UZH-Logo

Maintenance Infos

Supporting developers with natural language queries


Würsch, M; Ghezzi, G; Reif, G; Gall, H C (2010). Supporting developers with natural language queries. In: 32nd ACM/IEEE International Conference on Software Engineering, Cape Town, South Africa, 2 May 2010 - 2 May 2010, 165-174.

Abstract

The feature list of modern IDEs is growing steadily and mastering these tools becomes more and more demanding, especially for novice programmers. Despite their remarkable capabilities, IDEs often still cannot directly answer the questions that arise during program comprehension tasks. Instead developers have to map their questions to multiple concrete queries that can be answered only by combining several tools and examining the output of each of them manually to distill an appropriate answer. Existing approaches have in common that they are either limited to a set of predefined, hardcoded questions, or that they require to learn a specific query language only suitable for that limited purpose. We present a framework to query for information about a software system using guided-input natural language resembling plain English. For that, we model data extracted by classical software analysis tools with an OWL ontology and use knowledge processing technologies from the Semantic Web to query it. We also present a case study that demonstrates how our framework can be used to answer queries about static source code information for program comprehension purposes.

The feature list of modern IDEs is growing steadily and mastering these tools becomes more and more demanding, especially for novice programmers. Despite their remarkable capabilities, IDEs often still cannot directly answer the questions that arise during program comprehension tasks. Instead developers have to map their questions to multiple concrete queries that can be answered only by combining several tools and examining the output of each of them manually to distill an appropriate answer. Existing approaches have in common that they are either limited to a set of predefined, hardcoded questions, or that they require to learn a specific query language only suitable for that limited purpose. We present a framework to query for information about a software system using guided-input natural language resembling plain English. For that, we model data extracted by classical software analysis tools with an OWL ontology and use knowledge processing technologies from the Semantic Web to query it. We also present a case study that demonstrates how our framework can be used to answer queries about static source code information for program comprehension purposes.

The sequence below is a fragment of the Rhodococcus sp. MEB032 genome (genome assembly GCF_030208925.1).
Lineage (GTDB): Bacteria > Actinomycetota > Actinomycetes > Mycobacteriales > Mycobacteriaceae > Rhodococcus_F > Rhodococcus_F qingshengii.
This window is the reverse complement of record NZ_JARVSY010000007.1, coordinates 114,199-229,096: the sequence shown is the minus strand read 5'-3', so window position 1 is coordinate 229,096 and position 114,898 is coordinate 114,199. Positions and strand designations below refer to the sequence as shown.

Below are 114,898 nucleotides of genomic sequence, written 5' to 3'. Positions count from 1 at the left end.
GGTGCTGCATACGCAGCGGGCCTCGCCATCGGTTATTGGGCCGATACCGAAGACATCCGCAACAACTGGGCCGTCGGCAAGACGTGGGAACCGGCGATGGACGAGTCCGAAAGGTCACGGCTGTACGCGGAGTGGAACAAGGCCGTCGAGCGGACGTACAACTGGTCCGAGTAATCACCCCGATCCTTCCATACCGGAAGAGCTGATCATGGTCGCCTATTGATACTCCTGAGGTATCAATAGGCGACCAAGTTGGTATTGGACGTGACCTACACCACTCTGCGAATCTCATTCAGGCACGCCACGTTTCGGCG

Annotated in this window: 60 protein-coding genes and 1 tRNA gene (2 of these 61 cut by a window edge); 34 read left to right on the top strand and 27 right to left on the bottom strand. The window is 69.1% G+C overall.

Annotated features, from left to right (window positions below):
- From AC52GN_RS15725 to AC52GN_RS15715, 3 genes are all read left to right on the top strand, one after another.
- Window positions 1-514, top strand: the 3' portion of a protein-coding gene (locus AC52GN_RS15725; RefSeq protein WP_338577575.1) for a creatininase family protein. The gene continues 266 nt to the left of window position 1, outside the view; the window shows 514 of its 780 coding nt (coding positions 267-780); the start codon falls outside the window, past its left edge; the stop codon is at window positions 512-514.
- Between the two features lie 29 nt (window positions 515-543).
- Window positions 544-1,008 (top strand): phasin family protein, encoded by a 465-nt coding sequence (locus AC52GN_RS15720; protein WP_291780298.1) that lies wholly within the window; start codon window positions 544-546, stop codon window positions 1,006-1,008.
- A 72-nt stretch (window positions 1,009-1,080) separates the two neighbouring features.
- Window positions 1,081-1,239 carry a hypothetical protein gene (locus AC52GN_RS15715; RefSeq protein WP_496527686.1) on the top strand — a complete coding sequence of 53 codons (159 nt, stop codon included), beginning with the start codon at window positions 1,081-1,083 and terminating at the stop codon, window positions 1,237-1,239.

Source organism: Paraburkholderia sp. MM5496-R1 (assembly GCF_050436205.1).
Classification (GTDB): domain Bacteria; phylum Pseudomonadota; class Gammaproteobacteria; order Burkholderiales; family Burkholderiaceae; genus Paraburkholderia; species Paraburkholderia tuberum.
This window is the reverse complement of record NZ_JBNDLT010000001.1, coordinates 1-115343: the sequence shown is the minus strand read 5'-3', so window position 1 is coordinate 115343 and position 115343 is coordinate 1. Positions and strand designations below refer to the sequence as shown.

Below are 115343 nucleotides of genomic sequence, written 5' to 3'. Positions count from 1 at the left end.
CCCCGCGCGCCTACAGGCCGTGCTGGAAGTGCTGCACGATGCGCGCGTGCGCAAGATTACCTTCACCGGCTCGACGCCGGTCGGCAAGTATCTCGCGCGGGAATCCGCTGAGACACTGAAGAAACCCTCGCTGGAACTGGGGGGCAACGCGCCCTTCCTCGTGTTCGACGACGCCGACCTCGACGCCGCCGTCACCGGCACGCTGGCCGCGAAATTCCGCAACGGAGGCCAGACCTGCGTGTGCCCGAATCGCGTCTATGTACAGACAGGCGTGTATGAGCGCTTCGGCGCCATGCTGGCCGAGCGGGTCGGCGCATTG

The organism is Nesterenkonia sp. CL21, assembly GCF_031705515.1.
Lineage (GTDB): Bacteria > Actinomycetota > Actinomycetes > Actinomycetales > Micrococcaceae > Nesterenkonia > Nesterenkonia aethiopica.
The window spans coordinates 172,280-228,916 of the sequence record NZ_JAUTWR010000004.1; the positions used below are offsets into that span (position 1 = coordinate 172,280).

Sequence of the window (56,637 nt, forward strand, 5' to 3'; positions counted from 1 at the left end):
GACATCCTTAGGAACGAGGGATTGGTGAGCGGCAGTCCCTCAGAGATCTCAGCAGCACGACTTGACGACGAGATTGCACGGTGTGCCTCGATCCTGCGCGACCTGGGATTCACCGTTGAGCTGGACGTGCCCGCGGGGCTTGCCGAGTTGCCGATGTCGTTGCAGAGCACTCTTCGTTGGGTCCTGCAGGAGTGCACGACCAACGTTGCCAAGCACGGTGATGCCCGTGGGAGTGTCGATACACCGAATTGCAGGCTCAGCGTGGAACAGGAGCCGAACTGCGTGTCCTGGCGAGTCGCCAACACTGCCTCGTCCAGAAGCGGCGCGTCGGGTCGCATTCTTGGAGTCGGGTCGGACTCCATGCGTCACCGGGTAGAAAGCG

Citations

Altmetrics

Downloads

112 downloads since deposited on 28 Feb 2011
17 downloads since 12 months
Detailed statistics

Additional indexing

Item Type:Conference or Workshop Item (Paper), refereed, original work
Communities & Collections:03 Faculty of Economics > Department of Informatics
Dewey Decimal Classification:000 Computer science, knowledge & systems
Language:English
Event End Date:2 May 2010
Deposited On:28 Feb 2011 09:06
Last Modified:05 Apr 2016 14:36
Free access at:Related URL. An embargo period may apply.
Publisher DOI:https://doi.org/10.1145/1806799.1806827
Related URLs:http://www.ifi.uzh.ch/pax/index.php/publication/show/id/1272 (Author)
Permanent URL: https://doi.org/10.5167/uzh-42655

Download

[img]
Preview
Filetype: PDF
Size: 416kB
View at publisher

TrendTerms

TrendTerms displays relevant terms of the abstract of this publication and related documents on a map. The terms and their relations were extracted from ZORA using word statistics. Their timelines are taken from ZORA as well. The bubble size of a term is proportional to the number of documents where the term occurs. Red, orange, yellow and green colors are used for terms that occur in the current document; red indicates high interlinkedness of a term with other terms, orange, yellow and green decreasing interlinkedness. Blue is used for terms that have a relation with the terms in this document, but occur in other documents.
You can navigate and zoom the map. Mouse-hovering a term displays its timeline, clicking it yields the associated documents.

Author Collaborations